At the core of our portfolio management decision tree is “price”. After a rough August most of our models would suggest moving to more conservative holdings or to higher cash positions.  We see this as premature. While many economic indicators are in the DECLINE quadrant, most indicators are compared to year ago stats to try and avoid month to month comparisons that are affected by seasonality. Think back-to-school and Christmas for retail. Remember that a year ago the economy got a big jolt from the Trump tax cuts. As the stimulus wears off, we are naturally slowing down by comparison to 2018. Once we turn the corner to 2020, comparisons will be to a much weaker 2019 and we’d expect the market to react accordingly.

One last word on interest rates. Compared to the stock market, the bond market is a much more orderly market. While there are several variables that affect interest rates, one of the most prominent is risk. A higher risk borrower must pay higher interest rates than a quality borrower. The U S is still the largest and by far, the safest economy in the world. And yet much of the world has lower interest rates than we do here in the U S. This is putting undue pressure on our interest rates. An “inverted” yield curve is a normal precursor to a recession. This time we can hope, is different. Market rates are reacting to abnormal negative interest rates from abroad. If we actually look to be headed for negative rates, all bets will be off. No one knows what will happen then as there is no history to use as a reference.

I hope this helps in such uncertain times. If you have any questions or comments, please don’t hesitate to send me an email: or

Service-Connected Disability Income Tax Deduction

By Jim Kilgore (USAF Ret.)

Financial Advisor, 401Advisor, LLC

To my retired veteran friends and friends of service-connected veterans,

If you are retired and receiving above 20% disability rating from the VA you have a possible tax refund due to you. 

In 2016 the Department of Treasury updated IRS Publication 525 (specifically page 18 center column) which explains how retired veterans with a VA rating above 20% can recoup money deducted from their retirement pay. You can either google the publication or go to the IRS website I will add the main points below, here’s what you need to know:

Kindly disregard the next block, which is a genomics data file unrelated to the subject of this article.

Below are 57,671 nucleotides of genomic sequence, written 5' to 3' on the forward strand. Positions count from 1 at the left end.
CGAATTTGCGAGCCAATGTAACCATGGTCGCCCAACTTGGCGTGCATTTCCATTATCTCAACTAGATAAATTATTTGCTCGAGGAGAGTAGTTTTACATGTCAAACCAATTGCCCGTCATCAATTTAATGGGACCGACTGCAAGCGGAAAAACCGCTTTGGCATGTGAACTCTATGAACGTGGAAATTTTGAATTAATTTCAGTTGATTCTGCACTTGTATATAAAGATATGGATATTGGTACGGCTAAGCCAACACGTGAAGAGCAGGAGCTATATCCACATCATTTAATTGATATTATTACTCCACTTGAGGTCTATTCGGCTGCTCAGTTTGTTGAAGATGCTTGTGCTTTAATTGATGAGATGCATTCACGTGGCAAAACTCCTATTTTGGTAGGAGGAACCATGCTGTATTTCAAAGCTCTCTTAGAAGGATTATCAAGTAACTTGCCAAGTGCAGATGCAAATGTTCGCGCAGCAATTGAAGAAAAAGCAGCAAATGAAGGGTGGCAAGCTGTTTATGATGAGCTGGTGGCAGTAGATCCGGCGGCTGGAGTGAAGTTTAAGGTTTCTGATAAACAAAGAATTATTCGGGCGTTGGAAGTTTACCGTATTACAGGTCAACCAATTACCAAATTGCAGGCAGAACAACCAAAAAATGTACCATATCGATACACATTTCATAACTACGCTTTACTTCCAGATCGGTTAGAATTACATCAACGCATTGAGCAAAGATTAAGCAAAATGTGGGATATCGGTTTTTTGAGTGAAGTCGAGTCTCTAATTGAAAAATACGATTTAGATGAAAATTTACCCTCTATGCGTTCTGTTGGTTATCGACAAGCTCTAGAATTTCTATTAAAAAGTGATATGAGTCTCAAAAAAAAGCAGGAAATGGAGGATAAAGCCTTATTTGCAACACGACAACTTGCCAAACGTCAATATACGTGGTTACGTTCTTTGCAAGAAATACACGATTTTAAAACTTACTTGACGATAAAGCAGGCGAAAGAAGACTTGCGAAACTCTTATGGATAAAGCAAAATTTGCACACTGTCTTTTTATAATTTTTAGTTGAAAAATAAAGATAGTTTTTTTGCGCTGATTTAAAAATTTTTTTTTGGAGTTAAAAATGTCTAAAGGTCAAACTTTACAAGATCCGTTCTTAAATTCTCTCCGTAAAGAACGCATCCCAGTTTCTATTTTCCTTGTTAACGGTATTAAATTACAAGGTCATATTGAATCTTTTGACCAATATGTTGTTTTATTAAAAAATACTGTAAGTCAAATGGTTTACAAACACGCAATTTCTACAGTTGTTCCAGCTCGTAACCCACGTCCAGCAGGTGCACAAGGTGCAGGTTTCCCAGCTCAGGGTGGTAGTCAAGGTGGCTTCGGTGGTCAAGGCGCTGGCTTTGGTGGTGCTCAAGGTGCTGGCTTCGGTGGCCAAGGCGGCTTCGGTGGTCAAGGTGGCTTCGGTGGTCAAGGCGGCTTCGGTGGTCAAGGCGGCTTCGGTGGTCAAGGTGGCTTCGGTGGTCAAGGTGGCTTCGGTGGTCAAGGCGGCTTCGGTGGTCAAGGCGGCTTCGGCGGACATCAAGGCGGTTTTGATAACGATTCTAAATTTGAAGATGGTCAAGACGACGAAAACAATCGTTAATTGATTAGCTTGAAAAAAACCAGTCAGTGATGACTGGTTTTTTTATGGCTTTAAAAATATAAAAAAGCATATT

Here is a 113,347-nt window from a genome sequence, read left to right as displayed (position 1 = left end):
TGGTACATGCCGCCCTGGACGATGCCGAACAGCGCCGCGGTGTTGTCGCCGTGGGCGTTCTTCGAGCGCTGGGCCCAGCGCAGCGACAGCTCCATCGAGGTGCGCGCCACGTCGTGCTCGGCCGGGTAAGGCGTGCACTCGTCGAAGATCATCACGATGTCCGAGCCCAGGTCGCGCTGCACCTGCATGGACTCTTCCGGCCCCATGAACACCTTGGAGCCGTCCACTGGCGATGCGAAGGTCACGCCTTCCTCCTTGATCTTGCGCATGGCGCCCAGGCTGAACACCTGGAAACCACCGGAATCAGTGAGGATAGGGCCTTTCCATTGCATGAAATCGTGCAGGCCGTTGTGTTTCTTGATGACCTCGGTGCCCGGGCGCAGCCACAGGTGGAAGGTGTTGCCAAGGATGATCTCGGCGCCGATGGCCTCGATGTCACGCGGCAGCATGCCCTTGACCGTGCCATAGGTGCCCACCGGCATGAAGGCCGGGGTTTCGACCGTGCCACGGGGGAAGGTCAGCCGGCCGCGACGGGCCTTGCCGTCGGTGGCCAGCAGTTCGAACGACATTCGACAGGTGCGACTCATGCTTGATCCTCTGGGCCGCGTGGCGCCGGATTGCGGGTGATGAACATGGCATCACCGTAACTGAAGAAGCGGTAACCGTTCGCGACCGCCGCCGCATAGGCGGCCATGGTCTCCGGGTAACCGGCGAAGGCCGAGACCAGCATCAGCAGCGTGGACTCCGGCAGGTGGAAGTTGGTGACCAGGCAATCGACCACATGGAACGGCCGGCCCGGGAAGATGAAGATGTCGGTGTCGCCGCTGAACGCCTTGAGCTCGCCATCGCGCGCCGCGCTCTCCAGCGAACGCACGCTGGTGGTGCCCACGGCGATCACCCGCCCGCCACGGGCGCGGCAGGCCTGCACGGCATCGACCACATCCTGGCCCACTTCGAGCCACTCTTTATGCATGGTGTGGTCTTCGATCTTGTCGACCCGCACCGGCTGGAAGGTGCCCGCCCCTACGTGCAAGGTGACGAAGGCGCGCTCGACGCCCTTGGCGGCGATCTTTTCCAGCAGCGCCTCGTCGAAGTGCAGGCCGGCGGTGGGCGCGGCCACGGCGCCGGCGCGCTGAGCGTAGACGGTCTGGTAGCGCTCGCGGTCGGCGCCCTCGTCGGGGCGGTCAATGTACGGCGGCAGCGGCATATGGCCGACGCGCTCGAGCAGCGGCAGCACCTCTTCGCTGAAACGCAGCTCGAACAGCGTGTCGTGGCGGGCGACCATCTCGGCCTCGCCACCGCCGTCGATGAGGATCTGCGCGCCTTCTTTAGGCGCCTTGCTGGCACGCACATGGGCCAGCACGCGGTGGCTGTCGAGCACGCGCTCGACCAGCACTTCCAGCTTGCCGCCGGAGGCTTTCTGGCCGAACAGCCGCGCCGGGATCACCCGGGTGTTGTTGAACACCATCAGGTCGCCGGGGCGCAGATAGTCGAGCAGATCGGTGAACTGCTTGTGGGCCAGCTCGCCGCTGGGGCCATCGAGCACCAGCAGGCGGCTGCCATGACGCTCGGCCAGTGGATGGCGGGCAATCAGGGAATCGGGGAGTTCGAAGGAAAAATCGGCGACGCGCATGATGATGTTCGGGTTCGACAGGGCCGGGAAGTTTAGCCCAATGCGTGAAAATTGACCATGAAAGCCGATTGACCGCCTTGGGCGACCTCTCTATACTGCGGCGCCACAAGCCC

-You should already know your disability pay should not be taxed.

-If you are retired and receive 20% or more in disability pay, your retirement pay should not have been taxed at the standard rate.

-As an example:  A retired veteran with a 70% rating should only have 30% of their retirement pay taxed. 

-A retired veteran with a 90% rating should only have 10% of their retirement pay taxed. 

-You are entitled to recoup that overage according to IRS Publication 525.

-The amount of your refund depends on your individual rating and of course your gross retirement pay.

-The statute of limitations is three years. Accountants can only go back to tax years 2015, 2016, and 2017. If you wait intil filing your 2019 taxes, you could lose the ability to get a refund for 2015. You need to act now.

– Adjustments MUST be mailed in and not electronically filed.

-State refunds will be faster than federal. 

-Veterans will also receive interest on the money from those tax years.

-Provide your accountant or me with copies of your previous tax years (2015, 2016 and 2017); and a copy of the letter stating your VA rating and a copy of your dd214. This can be found on eBenefits at Once logged on go to Manage tab at the top of the page > Documents and Records > VA Letter > Benefit Verification.